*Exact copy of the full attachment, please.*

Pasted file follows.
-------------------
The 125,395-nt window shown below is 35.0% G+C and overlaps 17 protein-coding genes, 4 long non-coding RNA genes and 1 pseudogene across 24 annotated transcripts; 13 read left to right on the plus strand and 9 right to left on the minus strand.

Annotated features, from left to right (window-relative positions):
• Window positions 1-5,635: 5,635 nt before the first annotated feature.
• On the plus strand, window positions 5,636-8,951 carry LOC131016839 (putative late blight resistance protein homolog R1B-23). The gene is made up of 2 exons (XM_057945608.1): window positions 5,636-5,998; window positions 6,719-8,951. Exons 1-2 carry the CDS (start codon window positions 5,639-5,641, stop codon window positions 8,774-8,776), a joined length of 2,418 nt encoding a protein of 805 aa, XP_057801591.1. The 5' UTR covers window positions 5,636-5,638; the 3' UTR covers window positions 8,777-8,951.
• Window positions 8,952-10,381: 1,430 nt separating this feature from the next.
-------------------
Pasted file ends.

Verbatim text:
The 125,395-nt window shown below is 35.0% G+C and overlaps 17 protein-coding genes, 4 long non-coding RNA genes and 1 pseudogene across 24 annotated transcripts; 13 read left to right on the plus strand and 9 right to left on the minus strand.

Annotated features, from left to right (window-relative positions):
• Window positions 1-5,635: 5,635 nt before the first annotated feature.
• On the plus strand, window positions 5,636-8,951 carry LOC131016839 (putative late blight resistance protein homolog R1B-23). The gene is made up of 2 exons (XM_057945608.1): window positions 5,636-5,998; window positions 6,719-8,951. Exons 1-2 carry the CDS (start codon window positions 5,639-5,641, stop codon window positions 8,774-8,776), a joined length of 2,418 nt encoding a protein of 805 aa, XP_057801591.1. The 5' UTR covers window positions 5,636-5,638; the 3' UTR covers window positions 8,777-8,951.
• Window positions 8,952-10,381: 1,430 nt separating this feature from the next.